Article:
I have two tables:
A: ItemID (PK), IsssueID (Indexed)
B: ItemID (FK), IndexNumber : PK(ItemID, IndexNumber)
Both tables have several million columns, but B has much more than A.
Now if I run
SELECT A.ItemID FROM A, B WHERE A.ItemID = B.itemID AND A.issueID =
The query takes extremely long (several hours). I ran EXPLAIN and got:
"Hash Join (cost=516.66..17710110.47 rows=8358225 width=16)"
" Hash Cond: ((b.itemid)::bpchar = a.itemid)"
" -> Seq Scan on b (cost=0.00..15110856.68 rows=670707968 width=16)"
" -> Hash (cost=504.12..504.12 rows=1003 width=16)"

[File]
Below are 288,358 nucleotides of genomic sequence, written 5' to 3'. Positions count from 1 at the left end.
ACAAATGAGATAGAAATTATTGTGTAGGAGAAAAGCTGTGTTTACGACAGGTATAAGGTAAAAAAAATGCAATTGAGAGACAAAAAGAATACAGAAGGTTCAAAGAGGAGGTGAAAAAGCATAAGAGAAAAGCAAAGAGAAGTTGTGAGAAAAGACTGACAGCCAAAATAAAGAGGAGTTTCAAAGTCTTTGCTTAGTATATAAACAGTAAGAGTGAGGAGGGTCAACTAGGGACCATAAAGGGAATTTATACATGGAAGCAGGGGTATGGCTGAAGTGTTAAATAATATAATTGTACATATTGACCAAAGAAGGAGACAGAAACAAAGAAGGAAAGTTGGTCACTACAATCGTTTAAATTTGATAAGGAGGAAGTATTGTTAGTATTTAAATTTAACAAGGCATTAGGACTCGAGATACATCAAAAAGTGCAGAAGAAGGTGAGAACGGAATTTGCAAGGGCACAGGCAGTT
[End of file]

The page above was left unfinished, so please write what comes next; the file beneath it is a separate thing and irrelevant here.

" -> Index Scan using idx_issueid on a (cost=0.00..504.12
" Index Cond: (issueid = 'A1983PW823'::bpchar)"
Now we see the problem is the seq scan on B. However there are only a
handful of rows in A that match a specific issueID. So my question is
why doesn't it just check for each of the ItemIDs that have the correct
IssueID in A if there is a matching itemID in B. This should be really
fast because ItemID in B is indexed since it is part of the primary key.
What is the reason for postgres not doing this, is there a way I can
make it do that? I'm using postgresql 8.4.4 and yes, I did run ANALYZE
on the entire DB.
Thanks a lot,
pgsql-sql by date
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